The “Royal” Treatment–Income Trusts

Dimitri got our new backtesting software up and running–finally! I was hoping to include the results of our “dumpster diving” (we’ve been looking at pink sheet garbage) in today’s blog but although the software is a boon, it isn’t nearly as fast as we had hoped. I’m not going to make promises anymore as to when I’ll have results but hopefully it will be in the next few days. (Keeping my fingers crossed.)

So today I won’t be talking trash to you. Instead, we’ll be looking towards the other end of the spectrum at income producing stocks. In particular, royalty trusts.

What is a royalty income trust? A royalty income trust is a passive entity, meaning that it doesn’t produce anything itself. It operates by buying the rights to royalties on the production and sales of a natural-resource company (mostly oil and gas, but some also hold coal and mineral rights, too) and it passes on the profits to the holders of the trust. The reason they exist at all is because they offer more attractive financing to companies wishing to sell their cash-flow producing assets as compared with more conventional financing methods. Companies may need additional financing to help fund new oil exploration or for other capital improvements. Some trusts may be privately held, but others trade just like stocks (most are listed on the NYSE). Royalty trusts are similar in nature to real-estate investment trusts (REITs) and unit investment trusts (UITs), FYI.

So why should you like them? There are several good reasons. The first and foremost one is that their payout ratio is high compared with stocks and bonds. Annual yields on the trusts I’ll be showing you are currently averaging 6-15%. What’s not to like about that? Because of these high yields, royalty trusts make a great addition to any tax-sheltered account. They can also be used to generate income–most of them pay a monthly dividend although a few of them pay out quarterly. Unless you’re already heavily weighted in energy stocks, royalty trusts also lend a bit of portfolio diversity. Since the profits of the trust are related to the current price of oil and gas, their stocks having been doing very well lately (for the most part).

Now that I have you salivating, let’s talk turkey. Here’s a table of some royalty trusts that I’ve unearthed, listed in order of dividend yield. (Note: The dividend yield is calculated by dividing the annual dividend rate (the amount of money you receive per trust unit you own in a year) divided by the current price multiplied by 100.) I’ll tell you which trusts I like the most in a minute.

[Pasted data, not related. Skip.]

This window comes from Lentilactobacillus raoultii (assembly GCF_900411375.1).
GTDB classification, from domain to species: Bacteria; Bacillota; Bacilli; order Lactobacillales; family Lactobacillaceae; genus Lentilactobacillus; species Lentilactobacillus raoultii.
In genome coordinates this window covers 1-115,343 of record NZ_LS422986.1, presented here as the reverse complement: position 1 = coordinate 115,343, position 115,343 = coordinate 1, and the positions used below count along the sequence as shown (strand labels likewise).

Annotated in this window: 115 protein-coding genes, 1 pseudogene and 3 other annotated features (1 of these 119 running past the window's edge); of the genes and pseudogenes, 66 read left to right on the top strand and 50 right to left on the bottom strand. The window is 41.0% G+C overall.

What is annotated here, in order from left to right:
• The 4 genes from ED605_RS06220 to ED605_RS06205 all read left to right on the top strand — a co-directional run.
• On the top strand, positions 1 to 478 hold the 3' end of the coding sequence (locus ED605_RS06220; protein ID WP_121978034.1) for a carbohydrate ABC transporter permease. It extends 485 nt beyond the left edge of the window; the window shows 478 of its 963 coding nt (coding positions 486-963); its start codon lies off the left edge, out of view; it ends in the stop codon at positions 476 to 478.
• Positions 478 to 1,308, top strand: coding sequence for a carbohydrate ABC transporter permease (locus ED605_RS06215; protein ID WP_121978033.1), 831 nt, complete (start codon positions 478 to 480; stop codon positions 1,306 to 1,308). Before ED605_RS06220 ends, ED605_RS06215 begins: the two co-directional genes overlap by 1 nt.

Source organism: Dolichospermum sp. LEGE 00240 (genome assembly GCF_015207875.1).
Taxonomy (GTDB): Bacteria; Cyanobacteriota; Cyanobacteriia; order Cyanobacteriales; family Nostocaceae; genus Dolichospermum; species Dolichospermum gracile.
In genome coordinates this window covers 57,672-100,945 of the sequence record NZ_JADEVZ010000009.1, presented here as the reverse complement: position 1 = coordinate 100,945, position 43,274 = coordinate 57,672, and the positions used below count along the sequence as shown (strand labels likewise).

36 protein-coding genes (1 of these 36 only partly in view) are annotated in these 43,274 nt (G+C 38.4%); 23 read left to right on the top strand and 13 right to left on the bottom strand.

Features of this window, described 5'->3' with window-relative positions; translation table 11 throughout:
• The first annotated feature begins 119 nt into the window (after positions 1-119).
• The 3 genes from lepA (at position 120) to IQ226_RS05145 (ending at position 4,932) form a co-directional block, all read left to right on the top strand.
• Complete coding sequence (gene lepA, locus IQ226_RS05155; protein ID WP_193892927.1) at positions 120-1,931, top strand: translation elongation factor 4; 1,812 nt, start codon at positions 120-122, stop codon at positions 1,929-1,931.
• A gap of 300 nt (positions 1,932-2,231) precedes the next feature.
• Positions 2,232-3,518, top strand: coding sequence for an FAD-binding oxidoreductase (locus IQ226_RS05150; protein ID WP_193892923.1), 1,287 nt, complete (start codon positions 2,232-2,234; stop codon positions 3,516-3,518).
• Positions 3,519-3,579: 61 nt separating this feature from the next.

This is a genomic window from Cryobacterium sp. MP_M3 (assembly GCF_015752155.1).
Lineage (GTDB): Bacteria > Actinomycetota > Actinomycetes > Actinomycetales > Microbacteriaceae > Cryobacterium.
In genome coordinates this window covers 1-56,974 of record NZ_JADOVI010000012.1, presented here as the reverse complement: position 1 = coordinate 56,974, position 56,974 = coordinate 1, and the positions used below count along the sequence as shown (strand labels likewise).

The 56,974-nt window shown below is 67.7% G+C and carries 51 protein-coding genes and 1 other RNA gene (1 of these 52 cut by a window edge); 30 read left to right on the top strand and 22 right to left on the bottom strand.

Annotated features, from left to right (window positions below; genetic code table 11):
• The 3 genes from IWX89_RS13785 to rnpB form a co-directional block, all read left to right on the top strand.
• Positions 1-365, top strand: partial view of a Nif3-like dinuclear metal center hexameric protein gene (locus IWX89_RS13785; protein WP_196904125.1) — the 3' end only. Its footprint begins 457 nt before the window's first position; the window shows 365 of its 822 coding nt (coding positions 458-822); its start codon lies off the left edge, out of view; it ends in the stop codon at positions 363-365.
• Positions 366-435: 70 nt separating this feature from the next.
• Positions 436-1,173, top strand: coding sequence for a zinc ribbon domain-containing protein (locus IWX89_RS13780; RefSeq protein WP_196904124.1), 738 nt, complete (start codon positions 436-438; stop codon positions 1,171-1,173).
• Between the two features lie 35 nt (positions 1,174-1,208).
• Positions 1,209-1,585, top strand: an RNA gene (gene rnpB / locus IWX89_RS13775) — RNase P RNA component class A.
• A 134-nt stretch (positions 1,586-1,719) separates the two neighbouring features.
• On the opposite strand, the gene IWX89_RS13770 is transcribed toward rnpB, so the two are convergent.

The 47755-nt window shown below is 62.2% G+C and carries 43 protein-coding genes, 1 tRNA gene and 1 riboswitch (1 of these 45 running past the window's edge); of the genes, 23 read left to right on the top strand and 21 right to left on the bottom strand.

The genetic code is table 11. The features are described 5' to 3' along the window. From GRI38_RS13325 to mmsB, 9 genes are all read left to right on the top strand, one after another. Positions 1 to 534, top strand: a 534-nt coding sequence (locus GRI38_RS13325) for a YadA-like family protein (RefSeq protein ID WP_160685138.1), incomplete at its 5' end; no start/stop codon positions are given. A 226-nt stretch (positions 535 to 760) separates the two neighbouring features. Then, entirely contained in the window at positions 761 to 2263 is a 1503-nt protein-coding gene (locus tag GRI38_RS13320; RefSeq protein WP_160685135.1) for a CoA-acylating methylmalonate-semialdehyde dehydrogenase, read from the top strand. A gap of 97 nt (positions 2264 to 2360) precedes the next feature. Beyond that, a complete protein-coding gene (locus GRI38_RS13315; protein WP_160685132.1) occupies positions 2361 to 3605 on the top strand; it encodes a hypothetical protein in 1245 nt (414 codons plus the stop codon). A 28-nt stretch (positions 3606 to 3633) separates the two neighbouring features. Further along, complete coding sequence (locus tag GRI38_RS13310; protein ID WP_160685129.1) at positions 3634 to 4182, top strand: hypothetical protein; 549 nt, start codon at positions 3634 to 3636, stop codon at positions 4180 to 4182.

I can’t get the table to format properly (GRRRR!!!!!), so here’s what you’re looking at: Stock Symbol, Current Price, Annual Dividend($), Dividend Yield(%), 5-yr Dividend Growth(%), 5-yr Div. Yield Growth(%), Pay-Out (Monthly/Quarterly)

LRT* 2.16 0.71 33.0 -31.2 8.1 M
BPT 84.28 12.18 14.4 25.4 10.0 M
SBR 48.41 5.78 12.0 8.2 8.4 M
PBT 18.40 2.21 12.0 10.7 8.1 M
CRT 47.70 5.52 11.7 12.4 7.3 M
NRT 32.80 3.04 9.3 9.0 7.9 Q
MTR 69.24 5.66 8.2 -1.6 8.1 M
WTU 9.60 0.72 7.5 -11.7 9.8 Q
SJT 38.20 2.67 7.0 11.1 8.0 M
HGT 26.93 1.83 6.7 N/A 7.2 M
TRU 10.26 0.62 6.0 -15.0 13.5 Q

*LRT was making monthly payouts until last year. The last payout was in October and the one before that was in March. No new payouts will be made as the trust is currently being liquidated due to a substantial decrease in yearly revenues. This is one caveat of owning a trust as I hope you will note.

Now that you have this information, which stocks should you own? Should you just dive into the ones with the best dividend yields? The answer is no. Don’t forget, these trusts trade like stocks and they act like stocks, too. Not only is dividend yield a factor but so is stock appreciation. My two top favorites in both departments are Permian Basin (PBT) and BP Prudhoe Bay (BPT). PBT is making a new high today and BPT is nearing a new high. Both stocks have been consistently moving higher for 8-10 years. I also like Cross Timbers (CRT) and Sabine (SBR), although they both have been range-bound for a couple of years. If there’s one dog of the group, it would be Williams Coal (WTU) which has lost more than half of its value since 2006. Its price decline is reflected by the negative dividend growth rate.

You wanna see just how profitable these trusts have been? As an example, if you had bought BPT five years ago in January 2005, you would have paid about $15/share. Since then, the stock has risen 69 points and amassed more than $34/share in dividends. That gives it a 5-year rate of return of 687%, or an average annual rate of 137%! Not too shabby, eh?

There are a few caveats to note: 1. The price of oil could drop substantially, and 2. The oil wells that pay the royalties could dry up, like in the case of LRT. If you do elect to own some of these trusts, you must watch them periodically. If their share prices and/or dividend rates begin to decline, that’s when you might want to put your nest eggs into a different basket. But until then, sit back and watch the royalties roll in.

Posted by Dr. Kris at 1:36pm PST

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